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In my poetry coursework I am going to look at three different ballad forms and the way which the poets have used them to portray ideas and emotions throughout history.Tyburn Fair, the ballad of Ned Ludd, Clever Tom Clinch going to be Hanged

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Introduction

In my poetry coursework I am going to look at three different ballad forms and the way which the poets have used them to portray ideas and emotions throughout history. A ballad is a poem; there are three main types, folk, literary and broadside. In my essay I will discuss the differences between the three types and compare then in detail. The first type of ballad is broadside, this type consists of topical or controversial issues and came about in the time of the industrial revolution. They could be described as tabloids by people today because they were talked about a lot, this was also a good way to create propaganda too since the broadside ballads were printed on one side of paper so many people could have a copy of them and they could be distributed easily. For example, in the ballad 'Tyburn Fair, the ballad of Ned Ludd' the topical issue is the industrial revolution. The second broadside ballad I have studied is 'Clever Tom Clinch going to be Hanged', this has the topical issue of public hanging in the time before the industrial revolution. A broadside ballad also has simple lexis and a strong rhythm and rhyme so it could be passed around, especially useful when used as a form of propaganda. Propaganda is where individuals are possibly forced to believe in something they may not have thought of. ...read more.

Middle

'The Highway Man' was written in 1906 by a poet called Alfred Noyes. This is the most modern ballad I have studied. The theme for this certain ballad is 'love'; there is romance between the highway man and Bess. The first thing that pops into readers minds about a highway man is mischievous, sly, a villain but at the same time a bit of a charmer because of the sort of job he participates in. The Highway Man gets a thrill and maybe an adrenaline rush out of his job and performing robberies, this is reflected in the expression of his eyes, the "jewelled twinkle". Another way the jewelled twinkle in his eyes could be interpreted is because he's looking forward to seeing Bess again. We, the readers get a detailed description of The Highway Man in stanza two. 'A French cocked-hat on his forehead, a bunch of lace at his chin, a coat of claret velvet, and breeches of brown doe-skin; they fitted with never a wrinkle; his boots were up to his thigh'. We see that The Highway Man is a smartly dressed man, although at first maybe the reader pictured him to be scruffy, ragged and an unattractive person, a stereotypical thief. The writer then describes Bess using the repetition of the word 'red', throughout the whole of the ballad we associate the colour red with a variety of feelings, love, hate, passion, death and anger. ...read more.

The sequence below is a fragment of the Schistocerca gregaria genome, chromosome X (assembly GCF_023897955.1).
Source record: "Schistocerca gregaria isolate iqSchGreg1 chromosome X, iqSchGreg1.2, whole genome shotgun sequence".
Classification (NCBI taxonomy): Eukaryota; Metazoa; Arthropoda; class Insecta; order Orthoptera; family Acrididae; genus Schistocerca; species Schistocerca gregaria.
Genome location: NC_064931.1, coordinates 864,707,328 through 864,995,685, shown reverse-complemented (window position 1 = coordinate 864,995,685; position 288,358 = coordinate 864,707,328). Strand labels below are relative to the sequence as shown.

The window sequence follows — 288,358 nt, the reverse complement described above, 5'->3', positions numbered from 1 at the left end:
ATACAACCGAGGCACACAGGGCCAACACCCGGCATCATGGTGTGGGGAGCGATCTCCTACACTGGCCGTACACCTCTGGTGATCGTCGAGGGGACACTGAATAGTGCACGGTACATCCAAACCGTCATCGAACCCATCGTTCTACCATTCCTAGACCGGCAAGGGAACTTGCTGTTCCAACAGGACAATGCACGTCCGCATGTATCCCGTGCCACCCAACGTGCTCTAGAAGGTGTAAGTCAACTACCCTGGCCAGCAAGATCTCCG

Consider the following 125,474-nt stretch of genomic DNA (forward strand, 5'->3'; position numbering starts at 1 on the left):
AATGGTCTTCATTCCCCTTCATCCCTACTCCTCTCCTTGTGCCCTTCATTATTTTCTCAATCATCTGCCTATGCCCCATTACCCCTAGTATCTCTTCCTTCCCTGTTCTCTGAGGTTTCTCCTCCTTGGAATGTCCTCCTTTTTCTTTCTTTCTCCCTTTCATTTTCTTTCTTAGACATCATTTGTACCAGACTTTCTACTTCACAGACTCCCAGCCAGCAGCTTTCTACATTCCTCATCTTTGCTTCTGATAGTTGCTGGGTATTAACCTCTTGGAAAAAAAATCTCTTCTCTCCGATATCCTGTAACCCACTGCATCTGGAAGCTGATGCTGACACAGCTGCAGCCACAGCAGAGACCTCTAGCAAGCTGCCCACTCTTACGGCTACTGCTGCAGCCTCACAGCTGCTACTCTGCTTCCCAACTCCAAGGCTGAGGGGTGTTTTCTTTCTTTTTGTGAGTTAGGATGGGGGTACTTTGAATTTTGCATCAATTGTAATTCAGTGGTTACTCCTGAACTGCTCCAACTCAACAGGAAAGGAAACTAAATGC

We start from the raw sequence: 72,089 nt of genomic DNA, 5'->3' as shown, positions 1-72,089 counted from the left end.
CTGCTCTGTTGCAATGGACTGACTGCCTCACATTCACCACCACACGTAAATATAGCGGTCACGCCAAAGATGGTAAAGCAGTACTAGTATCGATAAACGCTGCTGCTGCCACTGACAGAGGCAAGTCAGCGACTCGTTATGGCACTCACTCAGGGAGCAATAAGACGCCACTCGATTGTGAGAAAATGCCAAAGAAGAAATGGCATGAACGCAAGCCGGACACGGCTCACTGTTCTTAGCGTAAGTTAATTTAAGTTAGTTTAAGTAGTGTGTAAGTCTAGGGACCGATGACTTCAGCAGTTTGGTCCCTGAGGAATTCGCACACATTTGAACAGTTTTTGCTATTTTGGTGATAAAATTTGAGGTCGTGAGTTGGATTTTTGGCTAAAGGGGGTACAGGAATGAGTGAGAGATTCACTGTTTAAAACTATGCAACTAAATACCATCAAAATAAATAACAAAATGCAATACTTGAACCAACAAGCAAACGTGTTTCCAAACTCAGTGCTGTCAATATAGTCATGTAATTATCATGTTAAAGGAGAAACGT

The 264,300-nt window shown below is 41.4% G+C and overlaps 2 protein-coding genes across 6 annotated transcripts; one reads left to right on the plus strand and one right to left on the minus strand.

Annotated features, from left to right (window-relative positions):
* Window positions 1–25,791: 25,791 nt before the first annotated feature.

Conclusion

This is because a criminal such as this does not deserve the blessing of sacred ground. This stanza is talking about death which nobody enjoys to hear about. The ballad consists of four stanzas, two the same number of lines then one short and one long line, and this may be to aid memory. The writer of this ballad managed to get to the reader in the last stanza by using the dark language and I think that broadside ballads are a good way to get across different messages at that certain time many years ago The diverse ballads I have covered all convey various emotions and ideas to the reader through the use of language and poetical techniques. The ballad that stood out the most to me was "The Highway Man". I thought that the way Alfred Noyes wrote about Bess's love for the highway man worked well to create an emotional response in the reader due to the fact that she gave up her own life to save his. In the resolution to the poem, Noyes allows his characters to be together forever in spirit form, adding to that emotional response. The popularity of the ballad form remains today because of their versatility, it is possibly more commonly used by song writers in their creations. ?? ?? ?? ?? Greg. Richardson OCWL ...read more.

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